Add dimension with moulding. If your room is currently just four walls and a ceiling with no distinctive details, why not make it a traditional English parlor with raised moulding and individual panels for family portraits or distinctive art? If you can measure accurately, use a level and have the patience to work out details, you’ll be just fine.
Incorporate a media center. It depends, of course, on how much equipment you have, and how you use your living room. But if you and your family are into music, movies and togetherness, it certainly makes sense to unify your audio-visual life into one place and display it attractively. Plan it out before you start installing it, and don’t forget to include storage space for your DVDs, accessories, earphones and cords.
Unify by dividing. Living rooms don’t have to serve a single function. Add a game table for cards or jigsaw puzzles, a coffee table that’s large enough for an informal dinner party, a reading corner that has a chair and ottoman, as well as a dynamite floor lamp and cozy afghan for late night reading. Explore the rest of your home to find pieces that you can move into the living room to add personality. It might not cost you anything more than a few hours of your time!
Look to the past. If you have old furniture in your living room, make it new with paint. You might not want to paint over the beautiful wood of a bonafide antique, but if you have inherited pieces or flea market finds, spiff them up with paint. Be as bright or as subtle as you wish. Give those exposed wood arms and legs of a vintage upholstered chair a bright new lease on life with a coat of fire engine red, citrus yellow or kiwi green enamel. If you’re artistic and love the shabby chic look, consider painting a design on your chest or table. Have fun with it and wait for the compliments.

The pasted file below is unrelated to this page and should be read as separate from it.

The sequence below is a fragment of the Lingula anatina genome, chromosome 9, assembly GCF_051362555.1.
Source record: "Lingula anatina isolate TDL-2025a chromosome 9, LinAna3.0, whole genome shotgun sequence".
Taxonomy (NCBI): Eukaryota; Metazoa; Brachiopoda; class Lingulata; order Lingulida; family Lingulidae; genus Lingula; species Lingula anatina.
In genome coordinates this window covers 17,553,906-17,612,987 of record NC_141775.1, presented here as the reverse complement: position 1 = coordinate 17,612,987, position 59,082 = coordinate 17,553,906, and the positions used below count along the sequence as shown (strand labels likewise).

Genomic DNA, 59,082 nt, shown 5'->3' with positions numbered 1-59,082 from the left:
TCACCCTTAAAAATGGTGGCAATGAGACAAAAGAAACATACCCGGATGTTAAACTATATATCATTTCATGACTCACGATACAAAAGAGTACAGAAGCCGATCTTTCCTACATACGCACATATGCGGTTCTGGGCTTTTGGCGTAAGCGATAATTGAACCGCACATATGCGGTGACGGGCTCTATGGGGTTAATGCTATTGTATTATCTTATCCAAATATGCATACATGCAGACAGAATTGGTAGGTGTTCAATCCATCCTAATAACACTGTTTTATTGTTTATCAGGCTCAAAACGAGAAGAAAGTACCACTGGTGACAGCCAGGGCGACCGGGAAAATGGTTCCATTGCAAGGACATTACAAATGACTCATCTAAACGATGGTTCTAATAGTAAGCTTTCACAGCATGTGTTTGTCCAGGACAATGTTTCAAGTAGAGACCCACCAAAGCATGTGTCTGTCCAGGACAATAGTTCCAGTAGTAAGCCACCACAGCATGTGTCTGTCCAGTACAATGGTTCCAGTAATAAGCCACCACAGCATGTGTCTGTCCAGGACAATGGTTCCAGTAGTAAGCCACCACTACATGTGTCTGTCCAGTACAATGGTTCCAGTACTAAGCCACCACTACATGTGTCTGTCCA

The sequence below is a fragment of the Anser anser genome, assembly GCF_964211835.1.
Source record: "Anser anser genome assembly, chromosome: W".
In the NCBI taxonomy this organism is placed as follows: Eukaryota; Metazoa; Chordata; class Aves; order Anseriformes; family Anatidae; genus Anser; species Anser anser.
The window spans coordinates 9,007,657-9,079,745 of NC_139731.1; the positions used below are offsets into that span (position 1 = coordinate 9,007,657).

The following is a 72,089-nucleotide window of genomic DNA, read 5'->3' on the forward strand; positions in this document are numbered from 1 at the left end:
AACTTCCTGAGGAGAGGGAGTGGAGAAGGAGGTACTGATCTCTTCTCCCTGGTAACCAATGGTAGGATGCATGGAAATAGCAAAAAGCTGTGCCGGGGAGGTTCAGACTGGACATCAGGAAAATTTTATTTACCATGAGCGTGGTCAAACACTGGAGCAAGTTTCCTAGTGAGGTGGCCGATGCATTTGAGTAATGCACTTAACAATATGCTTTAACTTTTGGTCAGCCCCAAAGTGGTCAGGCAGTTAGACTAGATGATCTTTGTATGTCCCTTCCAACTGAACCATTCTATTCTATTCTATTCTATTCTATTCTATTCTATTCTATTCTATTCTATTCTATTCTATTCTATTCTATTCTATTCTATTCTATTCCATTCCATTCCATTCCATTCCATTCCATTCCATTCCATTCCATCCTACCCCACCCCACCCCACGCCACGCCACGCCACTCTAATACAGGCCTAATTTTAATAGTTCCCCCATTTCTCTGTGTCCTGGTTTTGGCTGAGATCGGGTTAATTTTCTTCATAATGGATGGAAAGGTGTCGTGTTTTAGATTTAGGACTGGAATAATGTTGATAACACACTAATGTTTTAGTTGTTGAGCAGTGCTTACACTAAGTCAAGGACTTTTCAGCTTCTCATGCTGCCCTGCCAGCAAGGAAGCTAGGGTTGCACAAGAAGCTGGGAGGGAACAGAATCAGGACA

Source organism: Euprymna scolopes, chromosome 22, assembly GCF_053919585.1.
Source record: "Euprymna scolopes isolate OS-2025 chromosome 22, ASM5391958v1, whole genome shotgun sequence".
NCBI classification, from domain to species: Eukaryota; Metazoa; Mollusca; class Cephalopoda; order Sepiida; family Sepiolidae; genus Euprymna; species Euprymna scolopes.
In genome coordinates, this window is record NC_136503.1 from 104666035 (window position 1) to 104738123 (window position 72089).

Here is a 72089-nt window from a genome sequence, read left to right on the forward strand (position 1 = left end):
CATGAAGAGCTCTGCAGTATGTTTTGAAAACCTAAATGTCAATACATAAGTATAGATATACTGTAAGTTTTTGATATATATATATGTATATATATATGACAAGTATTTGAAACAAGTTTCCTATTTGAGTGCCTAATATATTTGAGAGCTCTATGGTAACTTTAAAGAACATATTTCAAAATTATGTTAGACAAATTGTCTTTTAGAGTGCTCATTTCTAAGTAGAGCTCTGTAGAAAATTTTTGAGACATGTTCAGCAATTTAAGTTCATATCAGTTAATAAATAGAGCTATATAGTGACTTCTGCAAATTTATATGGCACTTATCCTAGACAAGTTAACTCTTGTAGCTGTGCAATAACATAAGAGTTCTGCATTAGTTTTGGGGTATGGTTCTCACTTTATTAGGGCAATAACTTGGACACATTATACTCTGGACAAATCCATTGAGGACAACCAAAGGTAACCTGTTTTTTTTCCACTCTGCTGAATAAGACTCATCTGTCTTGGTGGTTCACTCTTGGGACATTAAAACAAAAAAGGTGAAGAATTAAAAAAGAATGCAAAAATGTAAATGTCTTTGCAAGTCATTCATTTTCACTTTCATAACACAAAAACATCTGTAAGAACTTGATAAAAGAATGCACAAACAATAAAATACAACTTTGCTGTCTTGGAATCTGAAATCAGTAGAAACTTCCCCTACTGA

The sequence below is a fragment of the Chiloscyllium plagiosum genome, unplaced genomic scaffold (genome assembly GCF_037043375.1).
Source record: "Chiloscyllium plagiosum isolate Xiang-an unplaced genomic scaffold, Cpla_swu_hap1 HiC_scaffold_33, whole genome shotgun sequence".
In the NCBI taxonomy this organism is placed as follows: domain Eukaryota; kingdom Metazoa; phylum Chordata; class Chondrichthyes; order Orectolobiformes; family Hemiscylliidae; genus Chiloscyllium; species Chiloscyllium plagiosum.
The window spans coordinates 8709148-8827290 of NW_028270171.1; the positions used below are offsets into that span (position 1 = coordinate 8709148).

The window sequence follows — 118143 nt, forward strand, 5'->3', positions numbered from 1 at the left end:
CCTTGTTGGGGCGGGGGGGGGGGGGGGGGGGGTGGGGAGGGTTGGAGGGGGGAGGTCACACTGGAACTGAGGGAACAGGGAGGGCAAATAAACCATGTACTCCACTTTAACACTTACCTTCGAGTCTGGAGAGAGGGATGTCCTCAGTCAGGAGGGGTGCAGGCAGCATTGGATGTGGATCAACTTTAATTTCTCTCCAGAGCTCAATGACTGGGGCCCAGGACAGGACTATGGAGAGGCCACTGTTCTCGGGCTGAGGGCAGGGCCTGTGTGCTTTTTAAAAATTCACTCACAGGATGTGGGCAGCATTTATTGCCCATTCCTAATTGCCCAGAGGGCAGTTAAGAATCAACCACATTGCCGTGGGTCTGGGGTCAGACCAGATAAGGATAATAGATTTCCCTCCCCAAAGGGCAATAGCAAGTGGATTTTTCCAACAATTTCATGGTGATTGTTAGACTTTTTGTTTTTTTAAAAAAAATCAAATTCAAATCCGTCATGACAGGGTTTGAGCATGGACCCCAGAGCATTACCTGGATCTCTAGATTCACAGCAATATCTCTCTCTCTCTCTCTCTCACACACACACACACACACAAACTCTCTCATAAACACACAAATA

Move it all out. This may be counterintuitive, but the best way to refresh your living room may simply be to start over. Some of the best, most successful interior designers simply redo their rooms periodically by moving everything out and starting over with the same furnishings and accessories and a fresh set of eyes. If you’re tired of your room, but love everything you have, try this approach. It’s similar to what our forebears called spring cleaning. It works! Before you move things back in, do that thorough cleaning, then check the condition of everything you bring back. Rearrange as you go, and you’ll have a brand new room! It really works.